In the generative stages of a design problem, designers often turn to pencil sketching on paper to think through the various nuances. For example, to visualize the appropriate form of a new touch-based cell phone, an industrial designer will sketch in three dimensions and in orthographic (or plan) view, often laying ideas on top of one another and switching between a stylistic approach to a more pragmatic, component-based investigation (looking at the actual elements that might need to be contained within the phone, such as a screen, a keypad, and so forth). At this ideation stage, the most high-level design problems have been defined, so the designer is problem solving. That is, the designer knows what he is creating—a phone, and not a toaster or a printer—and he knows the general constraints of the object (it has a certain-size touch screen and requires a certain-size battery to power it, and so forth).
But consider the previous stage, in which the high-level design problems are defined or identified. Why isn’t the designer creating a toaster, for example? It may be that the company in question has a high degree of competency and history in creating mobile phones. Or the company may have developed a new technological approach to building low-cost touch screens, so it is trying to find new applications for it. Or it may be that the company has identified, through research, a new opportunity for producing a touch-based phone.
Where do these discussions happen, and who has them? Typically, these types of considerations are made by directors of marketing and technology. These organizational structures control a big budget, which they (often independently) assign to whichever projects and programs they deem to be most strategic. Once they have made the decision, a product team is assembled. Eventually the product “trickles down” to the designer, who then begins to sketch what the item might look like.
But with the recent popularity of the phrases “design thinking” and “innovation,” designers have been asked to participate in these strategic conversations. Designers are increasingly expected to discuss not just how to solve a problem but also which problems to consider solving. They are increasingly pressured to speak with clarity about product launches, strategic product road mapping, competitive marketplace trends, short- and long-term revenue opportunities, partnerships and sponsorships, and other issues related to the business of design.
This presents a great opportunity for designers to move from a tactical role to a strategic role, where they are valued not only for their ability to produce but also for their ability to think and analyze. Yet even at these more fundamental levels of a design problem, there is an implicit expectation that the designer is designing—producing things that are visual and tangible, that trigger additional discussion and that evoke emotive responses. Essentially, if a designer is to enter the boardroom, she is expected to bring something unique to the boardroom discussions.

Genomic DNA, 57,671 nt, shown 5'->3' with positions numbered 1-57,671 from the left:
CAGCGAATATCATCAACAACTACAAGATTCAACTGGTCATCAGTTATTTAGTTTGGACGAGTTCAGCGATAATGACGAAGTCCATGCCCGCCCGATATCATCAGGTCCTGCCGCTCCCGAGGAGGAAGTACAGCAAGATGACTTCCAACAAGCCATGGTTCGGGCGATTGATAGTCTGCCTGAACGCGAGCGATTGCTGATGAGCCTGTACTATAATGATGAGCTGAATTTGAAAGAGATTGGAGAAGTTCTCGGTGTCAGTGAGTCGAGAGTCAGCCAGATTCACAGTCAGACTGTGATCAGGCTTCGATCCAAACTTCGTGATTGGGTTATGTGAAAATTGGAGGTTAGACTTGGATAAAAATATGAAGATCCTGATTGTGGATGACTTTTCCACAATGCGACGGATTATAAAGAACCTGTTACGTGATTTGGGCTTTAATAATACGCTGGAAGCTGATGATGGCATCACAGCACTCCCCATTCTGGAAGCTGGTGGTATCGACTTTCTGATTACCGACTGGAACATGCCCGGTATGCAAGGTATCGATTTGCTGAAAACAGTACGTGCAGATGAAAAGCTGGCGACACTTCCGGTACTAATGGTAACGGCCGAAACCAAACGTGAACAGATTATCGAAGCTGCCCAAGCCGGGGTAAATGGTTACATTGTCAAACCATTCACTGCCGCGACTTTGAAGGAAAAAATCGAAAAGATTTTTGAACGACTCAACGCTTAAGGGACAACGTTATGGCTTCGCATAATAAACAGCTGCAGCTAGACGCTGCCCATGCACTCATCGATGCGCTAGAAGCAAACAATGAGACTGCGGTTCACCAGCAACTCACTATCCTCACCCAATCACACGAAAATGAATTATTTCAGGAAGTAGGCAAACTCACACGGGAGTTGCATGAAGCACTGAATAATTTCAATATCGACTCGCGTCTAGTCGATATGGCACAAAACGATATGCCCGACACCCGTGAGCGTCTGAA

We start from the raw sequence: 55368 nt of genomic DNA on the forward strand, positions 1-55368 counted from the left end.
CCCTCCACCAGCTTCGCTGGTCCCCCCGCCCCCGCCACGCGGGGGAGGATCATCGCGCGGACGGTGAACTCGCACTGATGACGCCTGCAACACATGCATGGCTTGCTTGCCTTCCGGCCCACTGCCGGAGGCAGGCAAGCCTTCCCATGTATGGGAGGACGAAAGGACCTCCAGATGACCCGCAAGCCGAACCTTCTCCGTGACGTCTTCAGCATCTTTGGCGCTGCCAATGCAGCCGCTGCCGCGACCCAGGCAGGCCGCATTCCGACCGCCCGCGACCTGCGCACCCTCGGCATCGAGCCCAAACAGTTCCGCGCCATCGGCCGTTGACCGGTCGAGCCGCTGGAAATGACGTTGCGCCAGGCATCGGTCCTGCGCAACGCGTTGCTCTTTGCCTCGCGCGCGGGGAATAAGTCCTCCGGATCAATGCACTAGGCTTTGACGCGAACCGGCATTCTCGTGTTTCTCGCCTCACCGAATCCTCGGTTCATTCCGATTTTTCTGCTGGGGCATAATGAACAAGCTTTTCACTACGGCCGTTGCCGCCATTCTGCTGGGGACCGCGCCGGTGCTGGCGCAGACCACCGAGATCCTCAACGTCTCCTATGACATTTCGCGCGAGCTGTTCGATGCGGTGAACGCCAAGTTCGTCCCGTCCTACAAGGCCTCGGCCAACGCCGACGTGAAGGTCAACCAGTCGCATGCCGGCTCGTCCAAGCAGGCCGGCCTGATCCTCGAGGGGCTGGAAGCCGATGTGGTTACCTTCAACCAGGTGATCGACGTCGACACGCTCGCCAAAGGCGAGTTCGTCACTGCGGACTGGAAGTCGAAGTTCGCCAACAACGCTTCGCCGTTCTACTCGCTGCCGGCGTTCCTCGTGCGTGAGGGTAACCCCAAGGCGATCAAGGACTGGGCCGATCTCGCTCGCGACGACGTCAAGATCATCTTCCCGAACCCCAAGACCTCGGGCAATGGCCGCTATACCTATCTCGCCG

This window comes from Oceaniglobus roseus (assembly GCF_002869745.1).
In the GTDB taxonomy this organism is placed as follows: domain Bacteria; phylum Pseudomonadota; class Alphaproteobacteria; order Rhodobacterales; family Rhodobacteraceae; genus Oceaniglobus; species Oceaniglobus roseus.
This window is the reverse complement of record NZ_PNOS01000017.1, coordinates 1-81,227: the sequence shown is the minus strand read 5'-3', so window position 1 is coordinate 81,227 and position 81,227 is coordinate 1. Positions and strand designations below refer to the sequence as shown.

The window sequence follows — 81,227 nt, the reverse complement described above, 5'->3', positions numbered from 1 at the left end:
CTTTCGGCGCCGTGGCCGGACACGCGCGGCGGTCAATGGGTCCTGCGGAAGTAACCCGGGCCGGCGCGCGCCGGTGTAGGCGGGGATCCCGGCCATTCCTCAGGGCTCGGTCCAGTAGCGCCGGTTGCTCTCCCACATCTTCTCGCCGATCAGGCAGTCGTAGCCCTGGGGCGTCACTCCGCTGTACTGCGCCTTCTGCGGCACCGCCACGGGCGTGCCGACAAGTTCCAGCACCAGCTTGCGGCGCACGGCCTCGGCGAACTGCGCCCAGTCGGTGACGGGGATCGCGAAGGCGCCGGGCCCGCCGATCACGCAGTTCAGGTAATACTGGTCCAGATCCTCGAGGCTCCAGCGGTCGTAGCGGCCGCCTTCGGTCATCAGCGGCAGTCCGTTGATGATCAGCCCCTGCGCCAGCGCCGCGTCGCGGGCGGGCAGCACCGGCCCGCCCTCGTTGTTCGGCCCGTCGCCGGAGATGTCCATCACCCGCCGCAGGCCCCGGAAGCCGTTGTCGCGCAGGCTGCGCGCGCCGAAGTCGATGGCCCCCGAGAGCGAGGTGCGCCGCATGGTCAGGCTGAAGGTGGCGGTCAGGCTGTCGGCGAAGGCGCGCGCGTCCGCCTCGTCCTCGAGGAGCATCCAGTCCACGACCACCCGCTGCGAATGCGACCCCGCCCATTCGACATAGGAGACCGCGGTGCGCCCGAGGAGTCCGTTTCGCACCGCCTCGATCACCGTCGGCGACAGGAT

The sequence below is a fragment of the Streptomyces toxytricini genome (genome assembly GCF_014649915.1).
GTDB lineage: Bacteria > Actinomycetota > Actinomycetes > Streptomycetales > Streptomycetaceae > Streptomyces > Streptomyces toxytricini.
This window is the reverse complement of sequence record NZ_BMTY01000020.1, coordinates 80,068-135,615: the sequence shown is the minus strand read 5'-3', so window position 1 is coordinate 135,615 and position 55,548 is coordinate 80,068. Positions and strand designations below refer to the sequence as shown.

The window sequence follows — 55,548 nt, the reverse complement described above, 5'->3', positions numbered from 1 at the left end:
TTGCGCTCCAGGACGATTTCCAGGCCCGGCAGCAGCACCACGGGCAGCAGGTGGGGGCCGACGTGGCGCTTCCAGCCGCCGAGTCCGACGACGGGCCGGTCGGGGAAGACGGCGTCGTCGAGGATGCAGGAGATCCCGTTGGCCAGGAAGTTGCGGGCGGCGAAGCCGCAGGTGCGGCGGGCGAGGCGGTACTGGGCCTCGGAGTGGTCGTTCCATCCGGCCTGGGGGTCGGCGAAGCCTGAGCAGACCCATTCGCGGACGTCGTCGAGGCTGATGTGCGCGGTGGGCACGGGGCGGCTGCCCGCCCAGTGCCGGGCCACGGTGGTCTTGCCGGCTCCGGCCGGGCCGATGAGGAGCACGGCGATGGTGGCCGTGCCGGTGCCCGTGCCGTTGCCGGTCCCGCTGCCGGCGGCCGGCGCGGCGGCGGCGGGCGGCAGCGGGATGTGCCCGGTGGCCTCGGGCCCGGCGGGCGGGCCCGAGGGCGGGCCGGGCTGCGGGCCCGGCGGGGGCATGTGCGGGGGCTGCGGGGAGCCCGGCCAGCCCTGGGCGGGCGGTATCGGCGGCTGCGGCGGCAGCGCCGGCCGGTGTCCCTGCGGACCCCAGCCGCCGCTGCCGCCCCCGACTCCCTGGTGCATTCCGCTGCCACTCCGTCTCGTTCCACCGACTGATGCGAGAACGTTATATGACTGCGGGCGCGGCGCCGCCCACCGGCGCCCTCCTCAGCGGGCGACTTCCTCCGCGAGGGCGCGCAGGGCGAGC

What are these unique things? What does the designer do or make while attempting to find and understand problems at a strategic level?
Design synthesis generally describes this aspect of design, where the designer is not yet solving a problem but is still doing, and making, in an attempt to understand complexity. Synthesis is an intellectual approach to creativity, and it can offer a rationalization for repeated business success and a set of tools for moving from research to specific and actionable design ideas. Because synthesis is tied to logical processes of managing complexity, it can be communicated throughout an organization and used to substantiate the seemingly “magical” world of design and design thinking.
A designer attempting to produce an innovative design will conduct research focusing on the experiential, emotional, and personal aspects of culture. This research will describe an opportunity—design research acts as problem finding. The research findings may be captured in PowerPoint presentations or described on a whiteboard. Either way, the research has allowed the design team to gather data within a constrained problem space.
Design is that act of problem solving—of appropriating formal qualities into a new design idea that fulfills the stated criteria and adds value to the human condition. Design synthesis, then, will translate the opportunity into specific design criteria, or a set of elements that must be present to afford a cohesive and concrete design. The synthesis will describe the solution; design synthesis is the process of problem understanding. Although data gesture toward an opportunity, data are frequently thick and convoluted, overwhelming and incomplete. The data alone lack contextualized meaning, and so it is difficult to decode data in their “raw” state. Synthesis is a sensemaking process that helps the designer move from data to information, and from information to knowledge.
Figure 4.2—Problem finding, understanding, and solving